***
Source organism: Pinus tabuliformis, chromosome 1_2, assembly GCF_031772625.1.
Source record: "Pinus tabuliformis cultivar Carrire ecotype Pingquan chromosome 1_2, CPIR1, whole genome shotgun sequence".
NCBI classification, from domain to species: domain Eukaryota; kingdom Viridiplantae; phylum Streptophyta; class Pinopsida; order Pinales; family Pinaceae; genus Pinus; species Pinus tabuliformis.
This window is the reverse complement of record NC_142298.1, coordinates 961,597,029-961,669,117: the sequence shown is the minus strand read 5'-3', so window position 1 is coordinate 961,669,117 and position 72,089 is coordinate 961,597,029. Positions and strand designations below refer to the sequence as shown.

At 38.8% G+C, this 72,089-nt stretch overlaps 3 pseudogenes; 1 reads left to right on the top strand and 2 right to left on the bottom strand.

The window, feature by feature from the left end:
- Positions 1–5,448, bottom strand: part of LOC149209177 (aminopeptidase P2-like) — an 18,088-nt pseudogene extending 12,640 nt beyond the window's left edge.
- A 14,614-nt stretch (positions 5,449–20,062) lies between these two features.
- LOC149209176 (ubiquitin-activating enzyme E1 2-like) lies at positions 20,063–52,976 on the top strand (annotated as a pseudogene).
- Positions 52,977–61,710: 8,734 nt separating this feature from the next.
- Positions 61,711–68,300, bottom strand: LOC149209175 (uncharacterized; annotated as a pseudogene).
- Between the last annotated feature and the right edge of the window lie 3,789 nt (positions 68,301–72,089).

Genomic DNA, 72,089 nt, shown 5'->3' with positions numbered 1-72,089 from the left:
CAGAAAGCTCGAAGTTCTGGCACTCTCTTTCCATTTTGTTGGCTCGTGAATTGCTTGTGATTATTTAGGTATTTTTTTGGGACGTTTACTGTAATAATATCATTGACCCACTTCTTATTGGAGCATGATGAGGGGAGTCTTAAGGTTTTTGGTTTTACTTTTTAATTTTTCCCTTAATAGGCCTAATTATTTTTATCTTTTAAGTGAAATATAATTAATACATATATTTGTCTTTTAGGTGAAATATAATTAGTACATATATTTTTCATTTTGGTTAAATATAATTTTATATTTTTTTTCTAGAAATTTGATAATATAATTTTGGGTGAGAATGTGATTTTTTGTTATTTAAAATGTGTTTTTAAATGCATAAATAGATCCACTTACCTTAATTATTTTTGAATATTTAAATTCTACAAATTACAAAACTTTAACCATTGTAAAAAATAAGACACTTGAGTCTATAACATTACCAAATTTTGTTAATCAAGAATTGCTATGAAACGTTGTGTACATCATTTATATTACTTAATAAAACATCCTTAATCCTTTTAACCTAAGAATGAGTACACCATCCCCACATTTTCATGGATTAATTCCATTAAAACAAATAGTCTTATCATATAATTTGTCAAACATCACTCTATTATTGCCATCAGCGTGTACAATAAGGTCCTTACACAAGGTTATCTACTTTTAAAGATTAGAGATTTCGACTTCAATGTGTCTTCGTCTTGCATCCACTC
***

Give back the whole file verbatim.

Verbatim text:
Source organism: Pinus tabuliformis, chromosome 1_2, assembly GCF_031772625.1.
Source record: "Pinus tabuliformis cultivar Carrire ecotype Pingquan chromosome 1_2, CPIR1, whole genome shotgun sequence".
NCBI classification, from domain to species: domain Eukaryota; kingdom Viridiplantae; phylum Streptophyta; class Pinopsida; order Pinales; family Pinaceae; genus Pinus; species Pinus tabuliformis.
This window is the reverse complement of record NC_142298.1, coordinates 961,597,029-961,669,117: the sequence shown is the minus strand read 5'-3', so window position 1 is coordinate 961,669,117 and position 72,089 is coordinate 961,597,029. Positions and strand designations below refer to the sequence as shown.

At 38.8% G+C, this 72,089-nt stretch overlaps 3 pseudogenes; 1 reads left to right on the top strand and 2 right to left on the bottom strand.

The window, feature by feature from the left end:
- Positions 1–5,448, bottom strand: part of LOC149209177 (aminopeptidase P2-like) — an 18,088-nt pseudogene extending 12,640 nt beyond the window's left edge.
- A 14,614-nt stretch (positions 5,449–20,062) lies between these two features.
- LOC149209176 (ubiquitin-activating enzyme E1 2-like) lies at positions 20,063–52,976 on the top strand (annotated as a pseudogene).
- Positions 52,977–61,710: 8,734 nt separating this feature from the next.
- Positions 61,711–68,300, bottom strand: LOC149209175 (uncharacterized; annotated as a pseudogene).
- Between the last annotated feature and the right edge of the window lie 3,789 nt (positions 68,301–72,089).

Genomic DNA, 72,089 nt, shown 5'->3' with positions numbered 1-72,089 from the left:
CAGAAAGCTCGAAGTTCTGGCACTCTCTTTCCATTTTGTTGGCTCGTGAATTGCTTGTGATTATTTAGGTATTTTTTTGGGACGTTTACTGTAATAATATCATTGACCCACTTCTTATTGGAGCATGATGAGGGGAGTCTTAAGGTTTTTGGTTTTACTTTTTAATTTTTCCCTTAATAGGCCTAATTATTTTTATCTTTTAAGTGAAATATAATTAATACATATATTTGTCTTTTAGGTGAAATATAATTAGTACATATATTTTTCATTTTGGTTAAATATAATTTTATATTTTTTTTCTAGAAATTTGATAATATAATTTTGGGTGAGAATGTGATTTTTTGTTATTTAAAATGTGTTTTTAAATGCATAAATAGATCCACTTACCTTAATTATTTTTGAATATTTAAATTCTACAAATTACAAAACTTTAACCATTGTAAAAAATAAGACACTTGAGTCTATAACATTACCAAATTTTGTTAATCAAGAATTGCTATGAAACGTTGTGTACATCATTTATATTACTTAATAAAACATCCTTAATCCTTTTAACCTAAGAATGAGTACACCATCCCCACATTTTCATGGATTAATTCCATTAAAACAAATAGTCTTATCATATAATTTGTCAAACATCACTCTATTATTGCCATCAGCGTGTACAATAAGGTCCTTACACAAGGTTATCTACTTTTAAAGATTAGAGATTTCGACTTCAATGTGTCTTCGTCTTGCATCCACTC